From the minute the show began, the audience was transported from the NDP cafeteria to Salzburg, Austria.
The Sound of Music takes place in Austria in 1938. It tells the the story of Maria Rainer, a woman who left the convent to become a governess for the wealthy von Trapp family. She eventually brings music into the lives of the seven children and their father.
Directed by drama teacher Bonnie Wilson, the show had a detailed set, its pieces forming a colorful backdrop that truly immersed the audience into an Austrian village and set the scene for NDP’s talented actors and singers.
The show ran March 10-11 and 17-18, with 7 p.m. shows on all four days and 1 p.m. matinees on Saturdays.
According to senior and co-stage manager, Renee Grambihler, there were a total of 38 set pieces and among them were five walls, three stairs, a bed, two pillars and four pieces of patio furniture.
The musical’s opening number, preludium, sang by the nuns, just began to highlight the talent that would be showcased. Some of the more recognizable songs such as The Sound of Music, Maria, My Favorite Things, Do-Re-Mi, Sixteen Going on Seventeen, and So Long, Farewell followed suit.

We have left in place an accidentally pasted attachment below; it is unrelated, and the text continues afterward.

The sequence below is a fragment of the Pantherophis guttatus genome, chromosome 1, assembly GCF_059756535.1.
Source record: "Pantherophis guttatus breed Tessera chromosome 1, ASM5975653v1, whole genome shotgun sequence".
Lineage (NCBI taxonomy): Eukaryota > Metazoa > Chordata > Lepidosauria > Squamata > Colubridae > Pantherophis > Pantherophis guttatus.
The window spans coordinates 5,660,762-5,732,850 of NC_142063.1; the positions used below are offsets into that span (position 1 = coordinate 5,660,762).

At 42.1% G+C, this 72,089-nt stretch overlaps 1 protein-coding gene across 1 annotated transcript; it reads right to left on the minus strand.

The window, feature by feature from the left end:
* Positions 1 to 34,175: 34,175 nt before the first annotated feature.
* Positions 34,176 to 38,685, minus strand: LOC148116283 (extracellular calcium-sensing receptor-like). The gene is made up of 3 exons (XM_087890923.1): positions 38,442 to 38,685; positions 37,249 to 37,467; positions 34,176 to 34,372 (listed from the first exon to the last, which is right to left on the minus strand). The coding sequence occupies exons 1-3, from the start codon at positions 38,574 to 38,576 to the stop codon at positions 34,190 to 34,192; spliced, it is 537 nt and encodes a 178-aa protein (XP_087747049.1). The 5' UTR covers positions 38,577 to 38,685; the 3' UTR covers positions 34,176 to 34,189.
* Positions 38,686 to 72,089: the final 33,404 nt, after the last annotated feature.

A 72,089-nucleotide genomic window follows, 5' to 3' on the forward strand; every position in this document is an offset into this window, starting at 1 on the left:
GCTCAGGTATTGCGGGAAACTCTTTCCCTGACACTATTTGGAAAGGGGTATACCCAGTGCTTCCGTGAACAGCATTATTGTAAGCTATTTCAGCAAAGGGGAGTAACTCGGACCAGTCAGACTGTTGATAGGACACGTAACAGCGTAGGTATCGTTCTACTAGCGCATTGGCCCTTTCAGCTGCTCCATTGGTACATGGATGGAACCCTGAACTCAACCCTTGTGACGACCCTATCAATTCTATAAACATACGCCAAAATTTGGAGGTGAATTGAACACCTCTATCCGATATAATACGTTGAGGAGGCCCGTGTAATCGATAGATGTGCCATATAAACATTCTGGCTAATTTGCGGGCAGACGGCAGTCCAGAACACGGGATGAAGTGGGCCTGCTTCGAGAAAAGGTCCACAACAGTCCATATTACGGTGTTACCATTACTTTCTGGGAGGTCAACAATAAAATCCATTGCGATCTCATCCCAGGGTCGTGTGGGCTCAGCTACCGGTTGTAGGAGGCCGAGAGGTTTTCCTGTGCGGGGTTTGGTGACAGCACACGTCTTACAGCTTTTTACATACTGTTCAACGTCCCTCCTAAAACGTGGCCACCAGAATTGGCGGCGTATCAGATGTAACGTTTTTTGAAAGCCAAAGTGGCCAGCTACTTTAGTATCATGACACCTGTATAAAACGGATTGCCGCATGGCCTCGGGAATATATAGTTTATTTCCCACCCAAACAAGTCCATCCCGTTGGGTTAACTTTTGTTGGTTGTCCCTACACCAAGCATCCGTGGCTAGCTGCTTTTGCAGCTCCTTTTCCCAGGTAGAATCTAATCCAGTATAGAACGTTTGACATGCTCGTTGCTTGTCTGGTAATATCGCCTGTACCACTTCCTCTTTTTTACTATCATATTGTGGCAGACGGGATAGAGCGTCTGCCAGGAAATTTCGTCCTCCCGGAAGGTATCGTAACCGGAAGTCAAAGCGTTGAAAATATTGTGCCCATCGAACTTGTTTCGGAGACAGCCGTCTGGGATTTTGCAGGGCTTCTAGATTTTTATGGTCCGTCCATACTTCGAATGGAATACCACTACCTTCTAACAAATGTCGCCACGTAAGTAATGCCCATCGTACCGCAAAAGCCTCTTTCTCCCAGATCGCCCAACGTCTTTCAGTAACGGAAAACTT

Senior Sophie Rodriguez said, “My favorite scene from the movie has been “Sixteen Going on Seventeen” and their rendition was really well done,” and added, she “really like the scene where the Captain heard the music playing in the house because it’s uplifting, and again really well done by the cast.”
The hard work and talent of the actors were apparent from the opening to the closing number. They truly looked like they were enjoying their time, laughing off and playing down small mishaps, such a falling window inset.
The leads include Gabi Johnson as Maria Rainer, Aidan Gregory as Captain von Trapp, Anna Sera as mother abbess, Natalie Bordar as Liesel, Robbie Bateman as Freidrich, Grace Parsons as Louisa, Brittany Nelson as Brigitta, Julia Ostash as Marta, Jake Brovitz as Kurt and Cayley Brovitz as Gretel. A full cast list can be seen here.
The costumes, designed by Sonya Parsons, brought to life each character. They highlighted each character’s individuality and personality, while still keeping a sense of uniformity. Each of the seven children had seven costumes with eight or nine changes, according to senior Grace Parsons who played the part of Louisa, one of the von Trapp children.
As an NDP theater veteran, Parsons said, “I think it went really well!” and added, “both Saturday nights went best” but overall, “the music went well.”
Though long, at a little under 3 hours in length, the play showcased the tremendous talent and dedication of the NDP’s own actors and actresses.
The caliber and talent is best summed up in the comments whispered between scenes, such as, “It seems professional,” and “There is so much talent in this group.”